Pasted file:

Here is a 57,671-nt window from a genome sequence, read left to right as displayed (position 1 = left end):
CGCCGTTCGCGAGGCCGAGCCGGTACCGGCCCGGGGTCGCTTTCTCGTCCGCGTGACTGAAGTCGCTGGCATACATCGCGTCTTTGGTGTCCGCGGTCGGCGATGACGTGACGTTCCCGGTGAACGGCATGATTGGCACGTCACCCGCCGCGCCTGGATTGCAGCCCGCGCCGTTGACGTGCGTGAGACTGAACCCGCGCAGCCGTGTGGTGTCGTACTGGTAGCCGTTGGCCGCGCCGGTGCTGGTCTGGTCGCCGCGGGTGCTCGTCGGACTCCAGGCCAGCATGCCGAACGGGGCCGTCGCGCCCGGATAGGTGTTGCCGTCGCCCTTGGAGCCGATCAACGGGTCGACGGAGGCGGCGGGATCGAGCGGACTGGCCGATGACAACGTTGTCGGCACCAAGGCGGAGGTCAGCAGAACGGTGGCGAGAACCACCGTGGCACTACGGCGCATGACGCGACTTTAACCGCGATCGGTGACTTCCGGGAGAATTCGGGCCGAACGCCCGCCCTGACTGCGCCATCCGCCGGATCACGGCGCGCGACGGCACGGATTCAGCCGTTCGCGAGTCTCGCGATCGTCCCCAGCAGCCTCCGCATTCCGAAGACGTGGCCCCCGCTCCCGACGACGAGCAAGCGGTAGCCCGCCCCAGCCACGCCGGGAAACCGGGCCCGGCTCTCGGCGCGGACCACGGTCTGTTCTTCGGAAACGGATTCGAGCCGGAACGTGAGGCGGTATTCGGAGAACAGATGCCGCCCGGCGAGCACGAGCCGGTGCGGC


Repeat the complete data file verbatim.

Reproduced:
Here is a 57,671-nt window from a genome sequence, read left to right as displayed (position 1 = left end):
CGCCGTTCGCGAGGCCGAGCCGGTACCGGCCCGGGGTCGCTTTCTCGTCCGCGTGACTGAAGTCGCTGGCATACATCGCGTCTTTGGTGTCCGCGGTCGGCGATGACGTGACGTTCCCGGTGAACGGCATGATTGGCACGTCACCCGCCGCGCCTGGATTGCAGCCCGCGCCGTTGACGTGCGTGAGACTGAACCCGCGCAGCCGTGTGGTGTCGTACTGGTAGCCGTTGGCCGCGCCGGTGCTGGTCTGGTCGCCGCGGGTGCTCGTCGGACTCCAGGCCAGCATGCCGAACGGGGCCGTCGCGCCCGGATAGGTGTTGCCGTCGCCCTTGGAGCCGATCAACGGGTCGACGGAGGCGGCGGGATCGAGCGGACTGGCCGATGACAACGTTGTCGGCACCAAGGCGGAGGTCAGCAGAACGGTGGCGAGAACCACCGTGGCACTACGGCGCATGACGCGACTTTAACCGCGATCGGTGACTTCCGGGAGAATTCGGGCCGAACGCCCGCCCTGACTGCGCCATCCGCCGGATCACGGCGCGCGACGGCACGGATTCAGCCGTTCGCGAGTCTCGCGATCGTCCCCAGCAGCCTCCGCATTCCGAAGACGTGGCCCCCGCTCCCGACGACGAGCAAGCGGTAGCCCGCCCCAGCCACGCCGGGAAACCGGGCCCGGCTCTCGGCGCGGACCACGGTCTGTTCTTCGGAAACGGATTCGAGCCGGAACGTGAGGCGGTATTCGGAGAACAGATGCCGCCCGGCGAGCACGAGCCGGTGCGGC